Gene to OMIM Morbid Map

Update 2017 May 10th: I realised that this approach doesn't work for all genes, unfortunately. For example, the gene TTN (which is an HGNC approved gene symbol) is associated with 600334, 603689, 604145, 608807, 611705, and 613765 but biomaRt returns an NA. Please refer to an updated post.

I was interested in the number of Online Mendelian Inheritance in Man (OMIM) disorders a particular gene was associated with, which in this case was FGFR2. Once again it was biomaRt to the rescue. OMIM is a collection of genes and disorders, and the morbid map refers to the disorders. This post is on looking up the OMIM morbid IDs for FGFR2.

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A single exome

In the age of 50,000+ and 60,000+ whole exome catalogues, it's hard to find processed data for a single exome. At least I had trouble trying to find a single VCF file for a single exome from one individual. After searching for a while, I gave up and decided to generate one myself. This post is on how I generated a single VCF file, which I have hosted on my web server.

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ExAC allele frequency of pathogenic ClinVar variants

A continuation of the post on the genomic location of pathogenic ClinVar variants. For this post I will use vcfanno to annotate the ClinVar variants with the ExAC VCF file.

To get started, download the ExAC VCF file.

# 4.1G file
wget -c ftp://ftp.broadinstitute.org/pub/ExAC_release/release0.3.1/ExAC.r0.3.1.sites.vep.vcf.gz
wget -c ftp://ftp.broadinstitute.org/pub/ExAC_release/release0.3.1/ExAC.r0.3.1.sites.vep.vcf.gz.tbi

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Genomic location of pathogenic ClinVar variants

How many pathogenic ClinVar variants are in intergenic regions? I'll define genomic regions as per this old post. To get started, download the latest ClinVar variants:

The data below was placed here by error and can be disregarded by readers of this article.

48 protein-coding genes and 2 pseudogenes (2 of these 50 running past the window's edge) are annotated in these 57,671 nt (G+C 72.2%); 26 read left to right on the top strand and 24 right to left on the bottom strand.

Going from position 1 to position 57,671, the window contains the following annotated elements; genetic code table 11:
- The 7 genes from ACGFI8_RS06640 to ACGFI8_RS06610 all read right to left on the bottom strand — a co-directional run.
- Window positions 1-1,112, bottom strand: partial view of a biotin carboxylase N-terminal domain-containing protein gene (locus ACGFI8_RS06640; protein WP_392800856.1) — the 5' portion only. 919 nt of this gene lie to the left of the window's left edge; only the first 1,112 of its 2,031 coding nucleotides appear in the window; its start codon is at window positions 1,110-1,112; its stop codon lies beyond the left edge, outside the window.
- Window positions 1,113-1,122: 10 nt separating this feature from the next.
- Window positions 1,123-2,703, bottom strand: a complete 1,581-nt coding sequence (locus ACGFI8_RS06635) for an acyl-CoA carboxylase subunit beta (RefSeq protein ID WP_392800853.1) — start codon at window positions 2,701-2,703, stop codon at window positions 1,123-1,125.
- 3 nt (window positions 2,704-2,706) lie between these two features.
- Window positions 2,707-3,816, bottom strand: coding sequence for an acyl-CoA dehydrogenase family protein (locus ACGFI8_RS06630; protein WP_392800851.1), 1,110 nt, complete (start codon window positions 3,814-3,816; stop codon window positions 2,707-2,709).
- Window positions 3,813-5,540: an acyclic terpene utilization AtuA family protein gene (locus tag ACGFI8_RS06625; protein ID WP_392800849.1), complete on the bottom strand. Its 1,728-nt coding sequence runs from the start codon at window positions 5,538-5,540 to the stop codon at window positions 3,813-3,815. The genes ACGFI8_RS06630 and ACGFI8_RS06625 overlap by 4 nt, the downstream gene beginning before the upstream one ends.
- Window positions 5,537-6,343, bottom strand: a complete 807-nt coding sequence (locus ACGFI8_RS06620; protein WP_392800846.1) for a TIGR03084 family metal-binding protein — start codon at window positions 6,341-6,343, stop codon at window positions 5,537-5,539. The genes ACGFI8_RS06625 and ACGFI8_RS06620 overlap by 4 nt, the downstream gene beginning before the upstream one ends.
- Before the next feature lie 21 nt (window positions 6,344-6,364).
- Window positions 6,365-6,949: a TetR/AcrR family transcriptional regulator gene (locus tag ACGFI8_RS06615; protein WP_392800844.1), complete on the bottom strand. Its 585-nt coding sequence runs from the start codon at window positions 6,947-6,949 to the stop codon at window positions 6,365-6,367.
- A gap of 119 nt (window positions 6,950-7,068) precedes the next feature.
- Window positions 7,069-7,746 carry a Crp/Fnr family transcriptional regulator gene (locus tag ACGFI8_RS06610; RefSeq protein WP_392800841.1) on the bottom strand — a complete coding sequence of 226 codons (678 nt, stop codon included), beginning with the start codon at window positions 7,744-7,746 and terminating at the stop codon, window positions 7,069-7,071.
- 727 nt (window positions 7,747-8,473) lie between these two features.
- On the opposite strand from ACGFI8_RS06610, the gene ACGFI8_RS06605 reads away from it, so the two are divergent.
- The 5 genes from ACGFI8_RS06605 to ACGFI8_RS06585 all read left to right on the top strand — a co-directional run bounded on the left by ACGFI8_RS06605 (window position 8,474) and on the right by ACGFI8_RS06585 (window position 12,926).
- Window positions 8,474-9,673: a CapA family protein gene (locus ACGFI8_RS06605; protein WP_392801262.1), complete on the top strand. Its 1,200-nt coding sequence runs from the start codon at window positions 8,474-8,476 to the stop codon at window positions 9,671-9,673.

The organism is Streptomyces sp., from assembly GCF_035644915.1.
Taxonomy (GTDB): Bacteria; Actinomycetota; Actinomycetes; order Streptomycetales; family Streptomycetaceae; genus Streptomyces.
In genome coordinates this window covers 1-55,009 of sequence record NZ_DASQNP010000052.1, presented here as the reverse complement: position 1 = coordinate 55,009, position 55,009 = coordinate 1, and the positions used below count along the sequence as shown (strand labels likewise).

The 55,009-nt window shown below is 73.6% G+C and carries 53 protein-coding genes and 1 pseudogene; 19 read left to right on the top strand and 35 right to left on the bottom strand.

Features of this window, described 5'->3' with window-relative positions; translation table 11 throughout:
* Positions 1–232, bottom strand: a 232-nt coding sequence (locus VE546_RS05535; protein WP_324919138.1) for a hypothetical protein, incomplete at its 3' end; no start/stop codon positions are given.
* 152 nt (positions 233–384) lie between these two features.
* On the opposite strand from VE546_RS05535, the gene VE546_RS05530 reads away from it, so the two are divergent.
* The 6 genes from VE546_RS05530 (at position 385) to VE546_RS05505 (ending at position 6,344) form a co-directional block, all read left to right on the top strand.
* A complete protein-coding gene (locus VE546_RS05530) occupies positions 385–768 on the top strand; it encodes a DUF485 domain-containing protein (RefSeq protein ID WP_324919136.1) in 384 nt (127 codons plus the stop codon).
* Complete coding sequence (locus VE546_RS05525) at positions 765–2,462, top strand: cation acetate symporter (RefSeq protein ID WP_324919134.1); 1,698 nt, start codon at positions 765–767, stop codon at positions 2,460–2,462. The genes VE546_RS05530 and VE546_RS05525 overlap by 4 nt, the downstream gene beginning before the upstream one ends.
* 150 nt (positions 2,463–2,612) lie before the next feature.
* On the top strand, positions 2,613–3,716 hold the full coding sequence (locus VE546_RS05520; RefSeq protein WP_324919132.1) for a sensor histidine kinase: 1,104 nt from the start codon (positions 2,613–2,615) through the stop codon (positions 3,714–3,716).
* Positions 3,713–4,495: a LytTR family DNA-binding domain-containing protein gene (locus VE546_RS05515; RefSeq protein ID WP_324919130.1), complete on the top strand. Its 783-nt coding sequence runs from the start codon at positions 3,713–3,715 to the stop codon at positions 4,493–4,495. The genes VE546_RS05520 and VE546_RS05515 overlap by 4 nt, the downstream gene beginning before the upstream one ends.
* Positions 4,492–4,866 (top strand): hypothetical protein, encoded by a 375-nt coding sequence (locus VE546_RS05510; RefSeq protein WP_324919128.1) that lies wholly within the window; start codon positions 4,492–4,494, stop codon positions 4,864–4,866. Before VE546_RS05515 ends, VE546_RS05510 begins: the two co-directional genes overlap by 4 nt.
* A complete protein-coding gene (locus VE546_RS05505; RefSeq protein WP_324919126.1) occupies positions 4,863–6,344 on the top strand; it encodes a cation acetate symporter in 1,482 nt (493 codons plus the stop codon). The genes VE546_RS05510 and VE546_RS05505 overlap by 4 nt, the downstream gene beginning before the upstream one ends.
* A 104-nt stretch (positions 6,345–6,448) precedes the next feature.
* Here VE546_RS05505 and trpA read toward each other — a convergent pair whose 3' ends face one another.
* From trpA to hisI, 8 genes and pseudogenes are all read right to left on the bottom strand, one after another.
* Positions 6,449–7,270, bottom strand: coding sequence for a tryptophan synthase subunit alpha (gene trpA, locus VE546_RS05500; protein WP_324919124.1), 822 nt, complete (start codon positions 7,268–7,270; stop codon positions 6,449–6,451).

wget -c ftp://ftp.ncbi.nlm.nih.gov/pub/clinvar/vcf_GRCh37/clinvar_20170104.vcf.gz

# index
tabix -p vcf clinvar_20170104.vcf.gz

# how many variants?
zcat clinvar_20170104.vcf.gz | grep -v "^#" | wc -l
232624

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Assessing genetic variants

One of the projects I have been involved with is SeqNextGen, where I'm analysing exomes of patients who have a suspected rare genetic disorder. It's a change from what I was previously researching during my PhD; instead of working on an RNA level, I've reverse transcribed1 and I'm now examining DNA sequence and analysing genetic variants. There was a lot to learn to get started and I have written posts on "Getting started with analysing DNA sequencing data" and "Getting acquainted with analysing DNA sequencing data". I guess this is part three of the series where I'm "Getting serious with analysing DNA sequencing data2."

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Exploring the UK10K variants

It has been almost two months since my last post; I have been occupied with preparing a fellowship application (which has been sent off!) and now I'm occupied with preparing and writing papers. Sadly, I've pushed blogging right down the priority list, even though it's one of the things I enjoy doing the most. This post is on exploring the variants that were discovered as part of the UK10K project. For the uninitiated, the UK10K project was a massive undertaking that aimed to characterise human genetic variation within the UK population by using whole exome (WES) and genome sequencing (WGS). The WGS arm sequenced healthy individuals (n=3,781) that were part of longitudinal studies and the WES arm sequenced individuals (n=5,294 and 5,182 passing QC) with rare diseases, severe obesity, and neurodevelopmental disorders. It's not quite 10K, but it's still an impressive number for now, since the 100,000 Genomes Project has already reached 7,306 genomes:

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